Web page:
Tag: Kobe Bryant

Los Angeles Lakers v Portland Trail Blazers

Kobe Bryant, can this Laker team make the playoffs? “Of course it can. Absolutely.”


Kobe Bryant’s confidence is legendary.

So when Yahoo Sports’ Marc Spears asked this question, he had to know the answer.

With Kobe back, a few solid veterans such as Brandon Bass and Lou Williams, plus young stars like D’Angelo Russell and Julius Randle, can this Lakers team make the playoffs in a brutal Western Conference?

“Of course it can. Absolutely. We have talented players in their respective positions. We have some really young players. How exactly will the pieces of the puzzle fit? We really don’t know. We are going to [training] camp trying to piece this together just like every other team does. We have to figure out what our strengths are, figure out what our weaknesses are. And every time we step on the court we are going to try to hide our weaknesses and step up to our strengths.”

What did you expect him to say?

He’s wrong, but what did you expect him to say? It’s what GM Mitch Kupchak said as well.

I can hear the comments from the blind faith in Kobe/Lakers fans now, “everyone has doubted Kobe his entire career, he has proved everybody wrong. He will do it again.” That nobody believed in Kobe is a myth in the first place, but even he can’t overcome these hurdles.

Lakers won 21 games last season, and last season it took 45 wins to make the playoffs in the West — and that number likely goes up next season. The Lakers will be improved, but 24 games improved? Have you seen the West?

There are a lot of questions to answer and a lot of development that has to happen for these Lakers. Russell may develop into a quality point guard one day, but he’s a rookie with a steep learning curve (and he showed how steep at Summer League). Randle needs to diversify his offensive game. Clarkson is still growing and will have to work more off the ball. There are new players to fit in the mix with Bass, Williams and Roy Hibbert.

The real question is defense, the Lakers were terrible last season and likely not much improved this year. Hibbert was a rock-solid defensive anchor a couple of years ago in Indiana, but on a team with quality perimeter defenders (Paul George, Goerge Hill) who funneled drives right to him and allowed him to use his size. The Lakers lack those kinds of perimeter defenders, plus Hibbert has to show he can recognize plays and move in the same way he used to.

The bottom line is you look at the playoffs in the West and see the Warriors, Spurs, Clippers, Rockets, Thunder (with Kevin Durant and Russell Westbrook back), Grizzlies and Pelicans are locks. That’s seven of the eight seeds. Which leaves the Lakers trying to beat out an improved Jazz team, the Mavericks, Suns, Trail Blazers, and potentially the Kings for that one final playoff spot.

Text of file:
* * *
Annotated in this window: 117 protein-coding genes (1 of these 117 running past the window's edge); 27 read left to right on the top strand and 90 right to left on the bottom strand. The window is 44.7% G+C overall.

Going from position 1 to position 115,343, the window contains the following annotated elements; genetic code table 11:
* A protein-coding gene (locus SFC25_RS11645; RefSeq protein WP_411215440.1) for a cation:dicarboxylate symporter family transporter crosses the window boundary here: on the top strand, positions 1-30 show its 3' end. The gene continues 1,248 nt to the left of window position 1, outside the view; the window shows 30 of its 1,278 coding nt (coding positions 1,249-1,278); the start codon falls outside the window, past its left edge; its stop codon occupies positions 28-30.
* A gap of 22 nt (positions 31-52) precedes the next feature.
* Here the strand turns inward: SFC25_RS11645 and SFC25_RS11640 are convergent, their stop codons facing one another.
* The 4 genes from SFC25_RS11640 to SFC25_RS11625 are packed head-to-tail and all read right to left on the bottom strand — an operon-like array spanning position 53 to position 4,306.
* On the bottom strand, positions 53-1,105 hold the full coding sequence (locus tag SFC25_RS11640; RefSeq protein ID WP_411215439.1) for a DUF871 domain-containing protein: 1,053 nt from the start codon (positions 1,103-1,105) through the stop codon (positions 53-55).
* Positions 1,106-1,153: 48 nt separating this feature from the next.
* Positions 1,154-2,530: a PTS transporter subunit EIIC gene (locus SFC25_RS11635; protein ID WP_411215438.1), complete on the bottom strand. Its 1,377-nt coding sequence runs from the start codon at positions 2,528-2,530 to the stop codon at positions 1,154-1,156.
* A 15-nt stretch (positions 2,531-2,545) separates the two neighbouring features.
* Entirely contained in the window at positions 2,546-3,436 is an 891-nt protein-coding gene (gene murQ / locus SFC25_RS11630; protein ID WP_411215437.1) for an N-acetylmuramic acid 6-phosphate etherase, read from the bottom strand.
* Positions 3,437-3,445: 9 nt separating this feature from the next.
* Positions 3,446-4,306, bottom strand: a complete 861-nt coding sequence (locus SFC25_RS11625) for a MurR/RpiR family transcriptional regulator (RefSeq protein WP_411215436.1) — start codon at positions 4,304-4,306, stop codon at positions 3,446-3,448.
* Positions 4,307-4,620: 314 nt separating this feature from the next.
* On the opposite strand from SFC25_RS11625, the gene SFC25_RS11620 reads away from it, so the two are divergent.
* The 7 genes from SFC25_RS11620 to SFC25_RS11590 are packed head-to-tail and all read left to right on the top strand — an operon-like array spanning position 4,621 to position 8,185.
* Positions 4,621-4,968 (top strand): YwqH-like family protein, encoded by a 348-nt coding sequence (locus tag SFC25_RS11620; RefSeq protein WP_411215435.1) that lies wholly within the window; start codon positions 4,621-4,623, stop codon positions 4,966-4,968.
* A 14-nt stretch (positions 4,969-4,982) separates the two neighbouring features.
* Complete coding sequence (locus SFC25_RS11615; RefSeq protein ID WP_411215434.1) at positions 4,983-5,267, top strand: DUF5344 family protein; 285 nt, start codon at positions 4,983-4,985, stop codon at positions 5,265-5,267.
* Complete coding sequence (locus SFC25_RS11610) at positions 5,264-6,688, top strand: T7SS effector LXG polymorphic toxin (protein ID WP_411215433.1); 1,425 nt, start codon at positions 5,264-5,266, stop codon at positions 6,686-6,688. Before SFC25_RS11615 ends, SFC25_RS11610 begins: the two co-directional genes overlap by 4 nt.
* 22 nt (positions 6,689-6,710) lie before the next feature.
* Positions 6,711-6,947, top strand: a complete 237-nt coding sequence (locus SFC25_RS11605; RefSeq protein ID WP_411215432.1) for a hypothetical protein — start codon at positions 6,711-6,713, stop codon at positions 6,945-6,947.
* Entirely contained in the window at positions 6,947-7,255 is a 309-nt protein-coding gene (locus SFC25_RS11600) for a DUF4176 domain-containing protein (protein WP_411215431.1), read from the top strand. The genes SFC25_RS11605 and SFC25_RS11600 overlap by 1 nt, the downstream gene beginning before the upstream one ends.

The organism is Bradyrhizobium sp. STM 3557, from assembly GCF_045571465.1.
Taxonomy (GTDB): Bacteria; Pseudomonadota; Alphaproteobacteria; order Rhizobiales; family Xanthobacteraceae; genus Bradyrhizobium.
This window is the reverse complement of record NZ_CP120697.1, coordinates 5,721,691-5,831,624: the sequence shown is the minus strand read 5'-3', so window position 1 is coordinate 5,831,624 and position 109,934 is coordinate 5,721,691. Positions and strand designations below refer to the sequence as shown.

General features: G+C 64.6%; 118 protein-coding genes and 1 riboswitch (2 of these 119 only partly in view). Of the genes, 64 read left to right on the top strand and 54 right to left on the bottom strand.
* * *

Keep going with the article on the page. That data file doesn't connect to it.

Sorry Kobe, but the 36 wins the Lakers will rack up next season will not be enough.

Mavericks’ coach Rick Carlisle says team will err on side of caution with Wesley Matthews return

New York Knicks v Portland Trail Blazers

Players have bounced back from a torn Achilles, as Wesley Matthews is trying to do in Dallas this season. That said, history is not kind to them. Those players often are never quite as explosive, their efficiency tends to take a big dip.

And the worst case scenario is what happened to Kobe Bryant — another injury.

Which is why Dallas is going to take it slow and easy with Matthews, something coach Rick Carlisle told the official Dallas Website.

“You know, we’ve done research on it,” Carlisle said while speaking on Matthews’ injury. “We’ve talked to his people, and we talked to the doctor that did the surgery. Casey has all that information. He’s definitely on track for a full recovery, but we’re going to be erring on the side of being conservative and cautioned. I think the most important thing is that he makes a full recovery, because we’re signing him to a four-year deal. The first year is more about making sure that he’s right and getting him out there on the right terms, and from there we want him to make a full recovery and continue to get better.”

Thinking long-term is the smart approach, the only one the Mavericks should consider. The only fair one to Matthews.

Consider this a reminder that this next season in Dallas is not about a quick rebuild to contention, but hopefully taking some steps in that direction. Like getting Matthews healthy, seeing what Deron Williams has left, and seeing if guys like Maurice Ndour can develop into useful players.